* Huarong net profit jumped 66 pct in 2012 to 6.96 bln yuan
* Huarong manages over 300 bln yuan of assets
* Huarong's rival Cinda working with advisors for IPO
(Adds details on Cinda deal, Huarong's performance)
By Denny Thomas and Samuel Shen
HONG KONG/SHANGHAI, June 24 China's Huarong
Asset Management Corp plans to raise up to $2 billion by selling
a stake of 15 percent to 20 percent, two sources told Reuters,
becoming the country's second asset management company to offer
a minority stake to outsiders.
Huarong, established in 1999, is the biggest of the four
funds that China's government set up to remove an estimated 1.4
trillion yuan ($230 billion) worth of bad loans from the
country's top four state lenders as they were preparing for
initial public offerings.
Huarong was set up to acquire Industrial and Commercial Bank
of China Ltd's (ICBC) bad assets worth 407.7 billion
yuan. ICBC, which was listed in Hong Kong and Shanghai in 2006,
had accrued the bad assets when the bank made
government-directed loans to 71,000 mostly state-owned firms,
media reports at that time said.
Huarong's planned fund raising comes at a time when the
quality of loans inside China's banking system is under heavy
scrutiny amid a slowing economy. Last week's spike in interbank
lending rates created a cash crunch that sparked worries across
the country's financial system.
Huarong has invited banks to make pitches to win an advisory
role in the sale, and recently appointed one to run the process,
according to one of the sources, who asked not to be named as
the information was not public yet.
Cinda Asset Management Corp, another bad loan vehicle
created by China, raised $1.6 billion last year from investors
including China's National Social Security Fund, Standard
Chartered and UBS.
Cinda has kicked off an IPO process, informally engaging
Bank of America Merrill Lynch, Credit Suisse,
Goldman Sachs and UBS to work on the potential listing,
IFR, a Thomson Reuters publication, reported last week.
Huarong's eventual goal is to turn into a publicly listed
company and the sale of the minority stake is a prelude to an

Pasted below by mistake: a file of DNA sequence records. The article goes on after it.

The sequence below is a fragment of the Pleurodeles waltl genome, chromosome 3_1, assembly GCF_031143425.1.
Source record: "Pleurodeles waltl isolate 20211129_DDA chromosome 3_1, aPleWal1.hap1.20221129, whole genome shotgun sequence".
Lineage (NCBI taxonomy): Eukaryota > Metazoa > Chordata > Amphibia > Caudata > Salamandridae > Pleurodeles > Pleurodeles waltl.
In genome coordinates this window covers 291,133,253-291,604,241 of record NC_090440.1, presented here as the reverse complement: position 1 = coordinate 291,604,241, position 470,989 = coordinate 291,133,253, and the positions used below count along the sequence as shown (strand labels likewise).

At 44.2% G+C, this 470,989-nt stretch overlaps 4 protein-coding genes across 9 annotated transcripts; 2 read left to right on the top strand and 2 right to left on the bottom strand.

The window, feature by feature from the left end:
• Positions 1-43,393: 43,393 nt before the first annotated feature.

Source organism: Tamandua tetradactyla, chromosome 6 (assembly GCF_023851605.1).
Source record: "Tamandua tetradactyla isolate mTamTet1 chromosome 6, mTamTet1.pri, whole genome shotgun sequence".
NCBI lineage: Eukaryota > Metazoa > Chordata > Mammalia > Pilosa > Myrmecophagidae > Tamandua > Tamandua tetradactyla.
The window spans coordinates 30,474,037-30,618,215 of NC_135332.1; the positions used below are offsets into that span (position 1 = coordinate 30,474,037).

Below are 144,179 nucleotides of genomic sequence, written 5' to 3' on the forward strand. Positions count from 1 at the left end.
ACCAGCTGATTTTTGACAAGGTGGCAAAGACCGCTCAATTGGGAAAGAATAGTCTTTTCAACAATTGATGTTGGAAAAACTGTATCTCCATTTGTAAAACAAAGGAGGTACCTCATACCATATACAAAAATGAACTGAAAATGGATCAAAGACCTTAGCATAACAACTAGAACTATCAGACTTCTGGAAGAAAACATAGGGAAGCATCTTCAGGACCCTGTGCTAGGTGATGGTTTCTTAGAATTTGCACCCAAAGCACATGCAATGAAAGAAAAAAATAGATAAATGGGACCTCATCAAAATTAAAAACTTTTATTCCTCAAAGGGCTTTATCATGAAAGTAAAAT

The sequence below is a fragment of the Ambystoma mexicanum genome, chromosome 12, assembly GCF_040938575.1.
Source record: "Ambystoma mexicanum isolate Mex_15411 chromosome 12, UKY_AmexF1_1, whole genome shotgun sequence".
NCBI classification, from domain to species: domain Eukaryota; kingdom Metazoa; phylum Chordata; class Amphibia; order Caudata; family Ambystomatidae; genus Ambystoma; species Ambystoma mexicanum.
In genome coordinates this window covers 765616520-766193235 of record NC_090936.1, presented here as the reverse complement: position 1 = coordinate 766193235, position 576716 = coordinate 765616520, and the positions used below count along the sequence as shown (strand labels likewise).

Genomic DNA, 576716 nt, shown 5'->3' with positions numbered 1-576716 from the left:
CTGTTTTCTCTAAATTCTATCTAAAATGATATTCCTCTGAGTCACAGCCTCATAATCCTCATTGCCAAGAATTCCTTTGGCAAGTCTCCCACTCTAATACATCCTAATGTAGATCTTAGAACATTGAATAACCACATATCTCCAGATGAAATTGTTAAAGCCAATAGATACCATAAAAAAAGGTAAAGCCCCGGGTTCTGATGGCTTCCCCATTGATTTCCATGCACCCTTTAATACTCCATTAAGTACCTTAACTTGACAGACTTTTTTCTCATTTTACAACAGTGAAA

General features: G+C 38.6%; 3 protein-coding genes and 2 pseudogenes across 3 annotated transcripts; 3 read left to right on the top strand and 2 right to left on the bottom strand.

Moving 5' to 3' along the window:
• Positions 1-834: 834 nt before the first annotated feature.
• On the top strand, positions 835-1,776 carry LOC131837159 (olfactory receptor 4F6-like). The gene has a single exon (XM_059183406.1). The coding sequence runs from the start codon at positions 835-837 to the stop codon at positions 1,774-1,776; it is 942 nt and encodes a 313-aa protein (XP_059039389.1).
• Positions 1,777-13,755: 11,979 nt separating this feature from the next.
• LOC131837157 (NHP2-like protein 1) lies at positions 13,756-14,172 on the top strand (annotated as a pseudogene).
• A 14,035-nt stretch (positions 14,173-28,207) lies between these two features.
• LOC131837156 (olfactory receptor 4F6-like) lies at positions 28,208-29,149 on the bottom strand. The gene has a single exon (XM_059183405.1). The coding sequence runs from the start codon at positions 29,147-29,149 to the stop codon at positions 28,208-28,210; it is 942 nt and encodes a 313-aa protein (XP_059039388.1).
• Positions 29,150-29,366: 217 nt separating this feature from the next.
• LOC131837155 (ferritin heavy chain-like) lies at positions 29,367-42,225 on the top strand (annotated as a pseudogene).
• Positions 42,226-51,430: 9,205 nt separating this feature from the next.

IPO, sources added.
Beijing set up Huarong, Cinda, Great Wall Asset Management
Corp and Orient Asset Management Corp to buy up nonperforming
loans from its state-owned banks in preparation for the lenders'
China's four AMCs have all transformed into commercially
viable entities after completing their mandates to dispose of
bad debts inherited from the Big Four Banks. That has enabled
them to compete directly with other Chinese brokerages and asset
Huarong was restructured into a joint stock financial
holding group in 2012 with businesses ranging from asset
management, banking, securities, trust, leasing, investment,
funds, futures, and real estate.
It manages over 300 billion yuan of assets, and its net
profit jumped 66 percent in 2012 to 6.96 billion yuan, according
to its annual report. Huarong said it would work with strategic
domestic and foreign investors to achieve a listing both at home
Huarong was not immediately available for comment.
China's Ministry of Finance, which owns 98 percent of
Huarong, plans to sell some of its shares but will keep a
controlling stake in Huarong, Chairman Lai Xiaomin told Reuters
in April. The ministry did not specify the size or timing of the
China Life Insurance Co Ltd , the
world's biggest insurer by market value, owns 1.6 percent of
The asset management companies were backed by bonds issued
by the Chinese government valid for 10 years, during which they
were supposed to sell all the nonperforming loans, but that
timeframe was extended in 2010 for another 10 years.
($1 = 6.1329 Chinese yuan)
(Reporting by Denny Thomas and Samuel Shen; Additional
reporting by Elzio Barreto in Hong Kong; Editing by Michael
Flaherty, John Mair and Ryan Woo)